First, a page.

Japan falls under the U.S. security umbrella, but it’s the South Korean and U.S. militaries that are the major threat to North Korea. So the obvious question is: Why Japan?

For starters, Japan once perpetrated a brutal occupation of Korea. It was Japan’s invasion – and subsequent loss – of Asia in World War II that created the circumstances that allowed for the founding of the North Korean regime. North Korea has not forgotten the threat that a powerful, aggressive Japan can pose to the Korean Peninsula.

More recently, Japan imposed new unilateral sanctions last week against the North. It’s difficult to tell how effective sanctions have been against the regime. To this point, coal and other export sanctions have cost the country hundreds of millions of dollars with no noticeable effect on the progress of its missile technology. If anything, it seems like the cadence of North Korea’s missile tests has increased following the implementation of sanctions. During a parliamentary briefing on Aug. 28, however, South Korea’s intelligence agency said the North had begun a campaign to identify “disgruntled citizens” as public fatigue with sanctions has grown. Though the public announcements of intelligence agencies shouldn’t be taken at face value, it’s possible that sanctions are beginning to affect Pyongyang’s control of its domestic situation. In that case, Japan’s latest sanctions could threaten to actually damage the regime’s position.

Given the limited options on the table for a legitimate compromise, it seems like both sides are realizing that whatever compromise they discuss would be extremely difficult to implement. For a deal to happen, the U.S. would need to ensure that North Korea has not only abandoned its nuclear weapons program, but also that its ability to resume the program is removed. This would mean intrusive inspections that the North is unlikely to accept. At the same time, the North Korean regime would need certainty that it is, in fact, secure from the U.S. and its allies, which would likely entail a diminished U.S. presence in the Pacific. Washington is unlikely to accept these terms either.

Kim Jong Un gambled that he correctly understood his adversaries’ red lines when he gave the order to conduct the latest missile test. For now it appears he was right, and if so, it probably bought him more leverage in the negotiations. But we also can’t mistake a casual response from the U.S. as acceptance, since a purposeful phase of cooling tensions is what we’d expect to see before an actual strike.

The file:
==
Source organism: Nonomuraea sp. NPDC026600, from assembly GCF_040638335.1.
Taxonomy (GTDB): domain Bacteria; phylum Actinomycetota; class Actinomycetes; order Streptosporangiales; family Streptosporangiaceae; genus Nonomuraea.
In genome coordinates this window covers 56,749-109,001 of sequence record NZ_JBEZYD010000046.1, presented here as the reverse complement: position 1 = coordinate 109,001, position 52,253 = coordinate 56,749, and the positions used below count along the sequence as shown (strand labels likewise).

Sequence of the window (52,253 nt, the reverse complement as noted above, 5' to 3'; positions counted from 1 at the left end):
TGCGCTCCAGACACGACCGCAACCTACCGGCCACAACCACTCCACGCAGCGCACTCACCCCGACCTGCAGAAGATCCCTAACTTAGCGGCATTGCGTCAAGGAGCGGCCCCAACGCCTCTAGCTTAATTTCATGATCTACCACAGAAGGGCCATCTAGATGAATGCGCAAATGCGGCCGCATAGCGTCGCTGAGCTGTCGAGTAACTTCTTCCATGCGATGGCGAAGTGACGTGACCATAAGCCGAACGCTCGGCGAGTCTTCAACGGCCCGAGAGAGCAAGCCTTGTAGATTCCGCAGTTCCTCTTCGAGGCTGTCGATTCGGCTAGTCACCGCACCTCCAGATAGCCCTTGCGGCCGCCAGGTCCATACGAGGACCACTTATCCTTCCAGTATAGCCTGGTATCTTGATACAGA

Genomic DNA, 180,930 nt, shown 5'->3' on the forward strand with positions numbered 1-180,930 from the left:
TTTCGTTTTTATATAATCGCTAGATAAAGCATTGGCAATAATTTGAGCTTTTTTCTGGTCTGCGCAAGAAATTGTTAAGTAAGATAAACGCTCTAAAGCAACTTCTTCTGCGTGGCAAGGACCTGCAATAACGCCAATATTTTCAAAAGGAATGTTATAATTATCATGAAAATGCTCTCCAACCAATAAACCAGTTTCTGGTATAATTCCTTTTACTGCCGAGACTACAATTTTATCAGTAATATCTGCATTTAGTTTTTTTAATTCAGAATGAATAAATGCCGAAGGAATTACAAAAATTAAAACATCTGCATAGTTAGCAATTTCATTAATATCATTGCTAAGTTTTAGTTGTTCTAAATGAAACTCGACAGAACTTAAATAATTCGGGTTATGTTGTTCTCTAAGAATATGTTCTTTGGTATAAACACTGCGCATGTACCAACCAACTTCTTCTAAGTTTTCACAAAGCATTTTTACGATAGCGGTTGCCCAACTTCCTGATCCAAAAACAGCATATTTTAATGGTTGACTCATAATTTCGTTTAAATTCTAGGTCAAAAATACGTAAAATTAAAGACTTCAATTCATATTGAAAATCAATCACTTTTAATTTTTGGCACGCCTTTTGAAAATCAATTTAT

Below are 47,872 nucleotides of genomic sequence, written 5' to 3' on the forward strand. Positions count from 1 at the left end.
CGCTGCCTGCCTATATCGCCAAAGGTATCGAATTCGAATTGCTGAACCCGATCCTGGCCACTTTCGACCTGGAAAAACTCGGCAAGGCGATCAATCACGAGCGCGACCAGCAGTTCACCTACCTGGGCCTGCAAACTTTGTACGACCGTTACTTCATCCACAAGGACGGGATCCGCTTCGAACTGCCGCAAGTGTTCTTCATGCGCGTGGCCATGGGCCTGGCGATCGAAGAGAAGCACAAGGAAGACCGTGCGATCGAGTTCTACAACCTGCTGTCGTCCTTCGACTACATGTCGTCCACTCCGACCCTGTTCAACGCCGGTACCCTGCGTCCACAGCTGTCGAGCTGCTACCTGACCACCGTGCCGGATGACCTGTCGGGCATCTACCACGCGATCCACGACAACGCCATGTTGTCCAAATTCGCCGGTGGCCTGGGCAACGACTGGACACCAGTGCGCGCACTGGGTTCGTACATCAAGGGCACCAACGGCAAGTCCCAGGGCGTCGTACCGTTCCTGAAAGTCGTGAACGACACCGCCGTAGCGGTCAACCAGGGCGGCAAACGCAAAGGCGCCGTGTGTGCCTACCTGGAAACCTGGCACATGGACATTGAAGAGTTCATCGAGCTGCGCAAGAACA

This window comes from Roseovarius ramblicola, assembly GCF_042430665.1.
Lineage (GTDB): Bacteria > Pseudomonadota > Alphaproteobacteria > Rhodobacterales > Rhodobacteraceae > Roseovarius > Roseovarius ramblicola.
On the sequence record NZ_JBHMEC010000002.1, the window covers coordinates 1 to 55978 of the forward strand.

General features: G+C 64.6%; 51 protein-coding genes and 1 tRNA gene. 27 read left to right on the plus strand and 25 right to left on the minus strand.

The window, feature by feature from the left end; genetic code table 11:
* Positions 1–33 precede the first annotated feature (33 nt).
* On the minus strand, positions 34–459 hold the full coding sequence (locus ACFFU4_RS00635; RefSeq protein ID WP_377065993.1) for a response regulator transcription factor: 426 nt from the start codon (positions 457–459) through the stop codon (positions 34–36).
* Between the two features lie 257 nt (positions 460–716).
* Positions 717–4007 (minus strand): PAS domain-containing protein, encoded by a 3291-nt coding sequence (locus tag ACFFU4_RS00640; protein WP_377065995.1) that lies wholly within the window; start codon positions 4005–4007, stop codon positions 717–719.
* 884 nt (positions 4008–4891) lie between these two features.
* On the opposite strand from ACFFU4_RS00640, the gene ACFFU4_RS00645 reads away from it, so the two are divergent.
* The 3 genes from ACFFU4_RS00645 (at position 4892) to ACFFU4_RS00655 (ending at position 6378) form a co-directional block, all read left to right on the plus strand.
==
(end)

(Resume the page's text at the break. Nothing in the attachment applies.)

Xander Snyder
Xander Snyder is an analyst at Geopolitical Futures. He has a diverse theoretical and practical background in economics, finance and entrepreneurship. As an investment banker, Mr. Snyder worked in corporate debt origination and later in a consumer-retail industry group at Guggenheim Securities, participating in transactions ranging from mergers and acquisitions, equity and debt capital raises, spin-offs and split-offs to principal investing and fairness opinions. He has worked on more than $4 billion worth of transactions. He subsequently co-founded and served as CFO for Persistent Efficiency, an energy efficiency company that used cutting-edge technology to create a new type of electricity sensor for circuit breakers and related data services. In his role, he was responsible for raising more than $1.5 million in seed capital and presented to some 70 venture capital and angel investors in the process. He also signed four Fortune 500 companies as customers, managed all aspects of company accounting, budgeting and cash flow, investor relations, and supply chain and inventory management. In addition to setting corporate strategy, he helped grow the company from two people to a 12-person team. As an independent financial consultant, Mr. Snyder wrote an economics publication for a financial firm that went out to more than 10,000 individuals and assisted in deal sourcing for a real estate private equity fund. He is an active real estate investor and an occasional angel investor. Mr. Snyder received his bachelor’s degree, summa cum laude, in economics and classical music composition from Cornell University.